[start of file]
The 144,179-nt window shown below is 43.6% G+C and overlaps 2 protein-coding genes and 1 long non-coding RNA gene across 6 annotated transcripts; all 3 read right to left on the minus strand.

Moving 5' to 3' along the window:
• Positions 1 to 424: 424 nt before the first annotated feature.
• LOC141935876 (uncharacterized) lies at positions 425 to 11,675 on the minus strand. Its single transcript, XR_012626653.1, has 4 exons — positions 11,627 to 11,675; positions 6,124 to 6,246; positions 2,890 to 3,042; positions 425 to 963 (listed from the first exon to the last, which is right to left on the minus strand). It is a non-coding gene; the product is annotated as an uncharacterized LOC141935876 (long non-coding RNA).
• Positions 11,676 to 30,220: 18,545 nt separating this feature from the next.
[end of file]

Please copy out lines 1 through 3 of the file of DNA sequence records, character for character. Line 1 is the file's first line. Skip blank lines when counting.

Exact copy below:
The 144,179-nt window shown below is 43.6% G+C and overlaps 2 protein-coding genes and 1 long non-coding RNA gene across 6 annotated transcripts; all 3 read right to left on the minus strand.

Moving 5' to 3' along the window:
• Positions 1 to 424: 424 nt before the first annotated feature.